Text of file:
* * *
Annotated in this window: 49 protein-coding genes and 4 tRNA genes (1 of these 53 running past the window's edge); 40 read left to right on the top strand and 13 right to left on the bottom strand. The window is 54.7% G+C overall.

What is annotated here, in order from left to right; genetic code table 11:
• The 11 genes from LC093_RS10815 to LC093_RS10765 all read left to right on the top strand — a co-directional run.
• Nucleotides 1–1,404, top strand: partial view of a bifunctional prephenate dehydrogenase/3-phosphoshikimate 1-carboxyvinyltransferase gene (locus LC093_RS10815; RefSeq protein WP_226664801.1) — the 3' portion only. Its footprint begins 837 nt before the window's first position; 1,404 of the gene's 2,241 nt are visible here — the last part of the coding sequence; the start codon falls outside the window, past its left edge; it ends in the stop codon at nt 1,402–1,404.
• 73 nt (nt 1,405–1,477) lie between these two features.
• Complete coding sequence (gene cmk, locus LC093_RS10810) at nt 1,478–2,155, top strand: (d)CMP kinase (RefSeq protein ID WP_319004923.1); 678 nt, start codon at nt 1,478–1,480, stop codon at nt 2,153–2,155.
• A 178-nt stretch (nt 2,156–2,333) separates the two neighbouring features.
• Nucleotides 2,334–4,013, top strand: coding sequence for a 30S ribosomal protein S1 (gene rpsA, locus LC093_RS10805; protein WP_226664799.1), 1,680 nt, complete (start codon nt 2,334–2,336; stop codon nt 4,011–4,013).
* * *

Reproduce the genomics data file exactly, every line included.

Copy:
Annotated in this window: 49 protein-coding genes and 4 tRNA genes (1 of these 53 running past the window's edge); 40 read left to right on the top strand and 13 right to left on the bottom strand. The window is 54.7% G+C overall.

What is annotated here, in order from left to right; genetic code table 11:
• The 11 genes from LC093_RS10815 to LC093_RS10765 all read left to right on the top strand — a co-directional run.
• Nucleotides 1–1,404, top strand: partial view of a bifunctional prephenate dehydrogenase/3-phosphoshikimate 1-carboxyvinyltransferase gene (locus LC093_RS10815; RefSeq protein WP_226664801.1) — the 3' portion only. Its footprint begins 837 nt before the window's first position; 1,404 of the gene's 2,241 nt are visible here — the last part of the coding sequence; the start codon falls outside the window, past its left edge; it ends in the stop codon at nt 1,402–1,404.
• 73 nt (nt 1,405–1,477) lie between these two features.
• Complete coding sequence (gene cmk, locus LC093_RS10810) at nt 1,478–2,155, top strand: (d)CMP kinase (RefSeq protein ID WP_319004923.1); 678 nt, start codon at nt 1,478–1,480, stop codon at nt 2,153–2,155.
• A 178-nt stretch (nt 2,156–2,333) separates the two neighbouring features.
• Nucleotides 2,334–4,013, top strand: coding sequence for a 30S ribosomal protein S1 (gene rpsA, locus LC093_RS10805; protein WP_226664799.1), 1,680 nt, complete (start codon nt 2,334–2,336; stop codon nt 4,011–4,013).